Ask your attorney. If you entered a plea of no contest or guilty, you may not have a right to appeal. There are also surely time periods which are very short.
The above is not intended as legal advice. The response does not constitute the creation of an attorney client relationship as this forum does not provide for a confidential communication.
No, they are not automatic, but yes, in theory you can appeal if you follow the rules.
Under Oregon law you have 30 days from the entry of judgment of conviction to file a notice of appeal with the clerk of the court, the district attorney, and the clerk of the court of appeals. You should ask your criminal defense attorney to forward your case to the office of public defense services for appellate processing. If you are unable to afford an appellate attorney one will be appointed to you. However, you have to act quickly. Communicate with your lawyer in writing immediately.
This post is offered as general information and is not intended as legal advice. This information does not in of itself create any attorney-client relationship.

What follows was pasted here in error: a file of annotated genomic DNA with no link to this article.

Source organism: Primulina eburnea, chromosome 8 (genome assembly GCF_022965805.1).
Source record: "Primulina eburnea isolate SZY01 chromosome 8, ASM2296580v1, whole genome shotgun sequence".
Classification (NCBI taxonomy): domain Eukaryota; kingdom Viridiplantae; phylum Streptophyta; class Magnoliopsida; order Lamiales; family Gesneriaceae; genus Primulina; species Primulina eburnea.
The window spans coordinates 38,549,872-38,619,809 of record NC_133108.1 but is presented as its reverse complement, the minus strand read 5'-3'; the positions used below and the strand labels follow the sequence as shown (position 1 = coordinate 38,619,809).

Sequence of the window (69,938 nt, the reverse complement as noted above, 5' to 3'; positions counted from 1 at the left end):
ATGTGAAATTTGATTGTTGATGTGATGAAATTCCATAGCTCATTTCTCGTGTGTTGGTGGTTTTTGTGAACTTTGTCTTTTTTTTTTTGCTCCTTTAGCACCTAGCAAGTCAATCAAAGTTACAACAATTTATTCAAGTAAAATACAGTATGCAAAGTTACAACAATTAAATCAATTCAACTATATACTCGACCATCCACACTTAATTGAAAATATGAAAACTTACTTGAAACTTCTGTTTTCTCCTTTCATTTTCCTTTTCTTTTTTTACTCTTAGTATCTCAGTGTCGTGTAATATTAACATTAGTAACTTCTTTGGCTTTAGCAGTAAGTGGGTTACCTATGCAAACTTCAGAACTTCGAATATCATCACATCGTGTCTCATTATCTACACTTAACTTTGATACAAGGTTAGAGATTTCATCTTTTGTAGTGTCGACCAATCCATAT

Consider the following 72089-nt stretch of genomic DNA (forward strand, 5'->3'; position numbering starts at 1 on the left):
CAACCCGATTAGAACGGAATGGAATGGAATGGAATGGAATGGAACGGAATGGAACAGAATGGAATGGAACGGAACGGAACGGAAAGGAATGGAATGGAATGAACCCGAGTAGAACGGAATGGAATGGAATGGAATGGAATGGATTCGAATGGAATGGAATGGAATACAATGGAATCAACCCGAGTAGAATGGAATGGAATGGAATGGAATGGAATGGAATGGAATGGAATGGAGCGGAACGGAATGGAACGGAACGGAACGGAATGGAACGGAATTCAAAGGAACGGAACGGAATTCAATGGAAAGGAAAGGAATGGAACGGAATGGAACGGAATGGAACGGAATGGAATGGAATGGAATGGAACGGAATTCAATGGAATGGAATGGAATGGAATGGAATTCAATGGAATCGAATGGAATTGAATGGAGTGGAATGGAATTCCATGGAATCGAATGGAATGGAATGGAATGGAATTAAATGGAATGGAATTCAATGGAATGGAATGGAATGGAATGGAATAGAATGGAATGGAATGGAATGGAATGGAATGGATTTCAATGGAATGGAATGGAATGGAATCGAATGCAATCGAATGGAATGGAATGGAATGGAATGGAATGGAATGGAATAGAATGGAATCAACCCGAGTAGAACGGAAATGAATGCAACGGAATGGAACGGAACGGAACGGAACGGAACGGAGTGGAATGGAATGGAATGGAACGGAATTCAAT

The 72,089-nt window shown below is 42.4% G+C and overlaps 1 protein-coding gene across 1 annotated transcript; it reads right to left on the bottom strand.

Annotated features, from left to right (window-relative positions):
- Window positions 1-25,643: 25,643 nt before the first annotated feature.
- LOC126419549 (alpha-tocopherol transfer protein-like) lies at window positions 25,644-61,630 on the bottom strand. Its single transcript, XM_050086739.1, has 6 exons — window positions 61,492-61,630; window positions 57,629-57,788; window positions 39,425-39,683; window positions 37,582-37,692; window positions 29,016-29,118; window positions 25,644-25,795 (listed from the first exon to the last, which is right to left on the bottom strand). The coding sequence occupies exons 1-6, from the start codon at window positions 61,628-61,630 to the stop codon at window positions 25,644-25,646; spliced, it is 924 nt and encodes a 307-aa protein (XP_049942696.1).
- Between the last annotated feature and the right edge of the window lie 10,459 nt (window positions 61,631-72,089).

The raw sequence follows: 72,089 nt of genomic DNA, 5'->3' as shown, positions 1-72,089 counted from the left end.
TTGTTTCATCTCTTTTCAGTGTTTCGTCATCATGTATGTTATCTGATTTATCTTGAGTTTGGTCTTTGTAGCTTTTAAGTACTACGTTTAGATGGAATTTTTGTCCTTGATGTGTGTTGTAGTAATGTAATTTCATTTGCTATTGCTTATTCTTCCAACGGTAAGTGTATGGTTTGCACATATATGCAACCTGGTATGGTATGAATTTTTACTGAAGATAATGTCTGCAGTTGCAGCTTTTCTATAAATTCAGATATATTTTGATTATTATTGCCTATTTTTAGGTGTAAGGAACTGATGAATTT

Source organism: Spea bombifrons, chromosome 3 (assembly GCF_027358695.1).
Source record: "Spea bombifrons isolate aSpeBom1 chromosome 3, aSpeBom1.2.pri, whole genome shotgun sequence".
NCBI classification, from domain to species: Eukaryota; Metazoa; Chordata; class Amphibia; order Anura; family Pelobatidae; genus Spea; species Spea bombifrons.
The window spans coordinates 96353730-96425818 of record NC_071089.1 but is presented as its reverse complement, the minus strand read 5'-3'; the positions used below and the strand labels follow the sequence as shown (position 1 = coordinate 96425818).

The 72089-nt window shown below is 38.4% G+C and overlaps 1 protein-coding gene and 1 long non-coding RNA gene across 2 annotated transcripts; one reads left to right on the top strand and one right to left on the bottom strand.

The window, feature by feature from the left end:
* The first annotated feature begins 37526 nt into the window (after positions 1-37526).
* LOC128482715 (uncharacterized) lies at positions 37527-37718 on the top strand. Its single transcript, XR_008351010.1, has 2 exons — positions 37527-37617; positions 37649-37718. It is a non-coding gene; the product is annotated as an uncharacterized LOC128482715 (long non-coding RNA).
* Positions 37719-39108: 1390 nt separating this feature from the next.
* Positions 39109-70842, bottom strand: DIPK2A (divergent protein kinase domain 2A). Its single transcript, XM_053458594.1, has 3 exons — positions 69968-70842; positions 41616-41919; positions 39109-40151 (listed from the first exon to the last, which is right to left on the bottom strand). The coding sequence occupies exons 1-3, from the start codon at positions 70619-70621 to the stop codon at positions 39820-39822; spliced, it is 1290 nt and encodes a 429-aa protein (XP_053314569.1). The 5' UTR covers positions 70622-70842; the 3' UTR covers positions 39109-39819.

A DUII appeal is not automatic. If you knowingly and voluntarily entered a plea you may have waived your right to appeal but if you had a trial you may have an appealable issue. No matter what happened, if you want to appeal you should contact a lawyer. As someone else mentioned, there are time limitations so be sure to contact an appellate lawyer as soon as you can so you don't miss a deadline!
In Oregon, if you enter a plea of guilty, or no contest, you can still appeal your sentence, but not the conviction iteself. Further, the only issue reviewable on appeal from a plea is whether the setence imposed was illegal, or unconstitutional.
If your conviction resulted from a conditional guilty plea, you can appeal the reserved issue, so long as it was in reserved in writing.
If the issue arose from a trial, either with our without a jury, or a stipulated facts trial, then ORS 138.040 is the appeal statute, and you can appeal anything from either the trial, or the sentence. You will, however, have to pay filing fees and possibly transcript costs, unless you are indigent.
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